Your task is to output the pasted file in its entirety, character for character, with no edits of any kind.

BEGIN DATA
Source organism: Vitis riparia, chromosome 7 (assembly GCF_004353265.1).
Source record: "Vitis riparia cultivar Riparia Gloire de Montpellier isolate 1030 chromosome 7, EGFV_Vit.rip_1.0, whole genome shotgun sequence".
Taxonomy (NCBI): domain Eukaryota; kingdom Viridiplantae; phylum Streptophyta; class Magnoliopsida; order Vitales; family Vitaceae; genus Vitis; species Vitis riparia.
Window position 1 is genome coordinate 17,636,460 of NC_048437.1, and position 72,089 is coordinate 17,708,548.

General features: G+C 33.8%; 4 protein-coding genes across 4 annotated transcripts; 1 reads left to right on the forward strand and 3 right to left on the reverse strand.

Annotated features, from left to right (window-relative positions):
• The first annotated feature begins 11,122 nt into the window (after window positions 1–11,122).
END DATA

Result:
Source organism: Vitis riparia, chromosome 7 (assembly GCF_004353265.1).
Source record: "Vitis riparia cultivar Riparia Gloire de Montpellier isolate 1030 chromosome 7, EGFV_Vit.rip_1.0, whole genome shotgun sequence".
Taxonomy (NCBI): domain Eukaryota; kingdom Viridiplantae; phylum Streptophyta; class Magnoliopsida; order Vitales; family Vitaceae; genus Vitis; species Vitis riparia.
Window position 1 is genome coordinate 17,636,460 of NC_048437.1, and position 72,089 is coordinate 17,708,548.

General features: G+C 33.8%; 4 protein-coding genes across 4 annotated transcripts; 1 reads left to right on the forward strand and 3 right to left on the reverse strand.

Annotated features, from left to right (window-relative positions):
• The first annotated feature begins 11,122 nt into the window (after window positions 1–11,122).